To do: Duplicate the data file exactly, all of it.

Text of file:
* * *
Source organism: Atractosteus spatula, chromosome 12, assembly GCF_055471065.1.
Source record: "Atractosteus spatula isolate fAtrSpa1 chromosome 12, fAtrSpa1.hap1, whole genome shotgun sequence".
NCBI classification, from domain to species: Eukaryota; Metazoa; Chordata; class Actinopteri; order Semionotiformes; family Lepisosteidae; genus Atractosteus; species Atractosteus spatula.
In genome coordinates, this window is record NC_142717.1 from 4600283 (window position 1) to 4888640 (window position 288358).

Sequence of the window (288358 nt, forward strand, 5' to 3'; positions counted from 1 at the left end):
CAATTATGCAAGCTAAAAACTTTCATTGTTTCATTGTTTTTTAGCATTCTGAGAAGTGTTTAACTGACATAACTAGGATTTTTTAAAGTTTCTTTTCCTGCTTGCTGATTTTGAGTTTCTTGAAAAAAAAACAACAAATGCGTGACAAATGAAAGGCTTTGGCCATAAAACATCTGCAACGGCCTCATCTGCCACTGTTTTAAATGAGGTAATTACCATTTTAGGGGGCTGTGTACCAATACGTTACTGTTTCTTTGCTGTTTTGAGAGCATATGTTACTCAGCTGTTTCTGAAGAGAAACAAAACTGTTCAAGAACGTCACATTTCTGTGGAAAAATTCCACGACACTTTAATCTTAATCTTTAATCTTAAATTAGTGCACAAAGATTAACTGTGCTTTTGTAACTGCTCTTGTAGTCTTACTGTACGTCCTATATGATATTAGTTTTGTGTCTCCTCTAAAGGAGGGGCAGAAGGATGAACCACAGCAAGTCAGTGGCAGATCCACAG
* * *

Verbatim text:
Source organism: Atractosteus spatula, chromosome 12, assembly GCF_055471065.1.
Source record: "Atractosteus spatula isolate fAtrSpa1 chromosome 12, fAtrSpa1.hap1, whole genome shotgun sequence".
NCBI classification, from domain to species: Eukaryota; Metazoa; Chordata; class Actinopteri; order Semionotiformes; family Lepisosteidae; genus Atractosteus; species Atractosteus spatula.
In genome coordinates, this window is record NC_142717.1 from 4600283 (window position 1) to 4888640 (window position 288358).

Sequence of the window (288358 nt, forward strand, 5' to 3'; positions counted from 1 at the left end):
CAATTATGCAAGCTAAAAACTTTCATTGTTTCATTGTTTTTTAGCATTCTGAGAAGTGTTTAACTGACATAACTAGGATTTTTTAAAGTTTCTTTTCCTGCTTGCTGATTTTGAGTTTCTTGAAAAAAAAACAACAAATGCGTGACAAATGAAAGGCTTTGGCCATAAAACATCTGCAACGGCCTCATCTGCCACTGTTTTAAATGAGGTAATTACCATTTTAGGGGGCTGTGTACCAATACGTTACTGTTTCTTTGCTGTTTTGAGAGCATATGTTACTCAGCTGTTTCTGAAGAGAAACAAAACTGTTCAAGAACGTCACATTTCTGTGGAAAAATTCCACGACACTTTAATCTTAATCTTTAATCTTAAATTAGTGCACAAAGATTAACTGTGCTTTTGTAACTGCTCTTGTAGTCTTACTGTACGTCCTATATGATATTAGTTTTGTGTCTCCTCTAAAGGAGGGGCAGAAGGATGAACCACAGCAAGTCAGTGGCAGATCCACAG